With aim of transforming Ethiopia’s dairy products using Kenyan experience, Schulze Global Investment (SGI), the United States based private equity firm, acquired 45% of share in Family Milk, one of the top diary producing firm in the country.
“We believe that through implementing international best practices, and investing substantial growth capital, Family Milk is well positioned to help transform the dairy sector in Ethiopia,” said Greg Metro, Schulze Global investments Managing Director.
Family Milk is SGI’s sixth investment in Ethiopia.Since 2013 SGI has invested in six sectors in Ethiopia buying 20% up to 49% shares in existing local companies.
“After we started operation in Ethiopia in 2008 and raised funds in 2013, we have been investing in food, pharmaceuticals, cement, coffee, education and agro processing,” he said, at the joint-venture launching press conference this morning.
Mr. Robert Kariuki from Kenya who is newly appointed as CEO of Family Milk, on his part stated that he plans to replicate his Kenyan best practices to Ethiopia’s dairy sector.
“…Through provision of better feed to milk cows and improving related infrastructures with other relevant partners, I hope we can increase dairy production of the company,” he said indicating that a milk cows in Kenya gives 5 liters per day while in Ethiopia a cow gives only one and half liters.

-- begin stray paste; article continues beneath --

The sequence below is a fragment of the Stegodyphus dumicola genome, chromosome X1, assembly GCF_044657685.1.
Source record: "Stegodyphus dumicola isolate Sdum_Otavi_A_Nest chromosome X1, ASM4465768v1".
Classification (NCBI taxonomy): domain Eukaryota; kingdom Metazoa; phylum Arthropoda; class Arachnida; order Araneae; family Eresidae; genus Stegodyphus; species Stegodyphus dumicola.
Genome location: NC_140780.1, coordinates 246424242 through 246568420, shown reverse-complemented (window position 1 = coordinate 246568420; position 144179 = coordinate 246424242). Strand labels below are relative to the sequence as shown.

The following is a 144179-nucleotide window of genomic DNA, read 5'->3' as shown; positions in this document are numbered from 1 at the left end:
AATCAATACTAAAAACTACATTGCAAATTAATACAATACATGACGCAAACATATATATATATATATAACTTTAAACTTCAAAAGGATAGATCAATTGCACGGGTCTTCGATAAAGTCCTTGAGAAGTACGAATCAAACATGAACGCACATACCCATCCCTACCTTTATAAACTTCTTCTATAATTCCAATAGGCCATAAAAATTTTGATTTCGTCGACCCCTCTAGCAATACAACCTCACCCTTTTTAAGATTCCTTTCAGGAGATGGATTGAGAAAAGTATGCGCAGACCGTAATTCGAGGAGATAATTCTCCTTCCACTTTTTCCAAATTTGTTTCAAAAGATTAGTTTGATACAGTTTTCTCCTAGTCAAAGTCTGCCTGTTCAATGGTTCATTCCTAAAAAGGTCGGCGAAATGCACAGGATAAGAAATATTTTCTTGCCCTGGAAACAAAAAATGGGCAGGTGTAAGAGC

Established in 2001, Family Milk produces dairy products such as, butter, pasteurized milk, yogurt, and cheese. In addition to the general public, Family Milk’s major consumers at the moment includes Ethiopia Airlines, hospitals and government institutions.
Ethiopia’s State Minister of Industry, Dr. Mebratu Meles, who attended the event, stated that though Ethiopia is top in Africa by the number of its livestock population with around 100 million livestock, the country has not been able to benefit much by adding value to the resource.
The country exports some 800,000 livestock while equivalent to that is also estimated to leave the country through contraband, according to Dr. Mebratu. “…Instead of exporting the live animals we need to add value in order to get more and create additional jobs,” he said.
In milk production and consumption, Ethiopia is far less than its neighbor Kenya. Annual per capita milk consumption in Kenya,which a total of five million milk cows is 99 liters per. While for Ethiopia the number is less than 20 liters per capita, even though the country has a total of ten million milk cows.
Currently a total of 17 milk processing factories are operational in Ethiopia producing various dairy products for the nation with close to 100 million population. The government aims to double the number of factories in the coming five years and double the current 4.1 million liters of total milk production.
Through artificial insemination, in the coming years the government plans to increase productivity of five million cows in order to get up to 20 liters per day from one cow.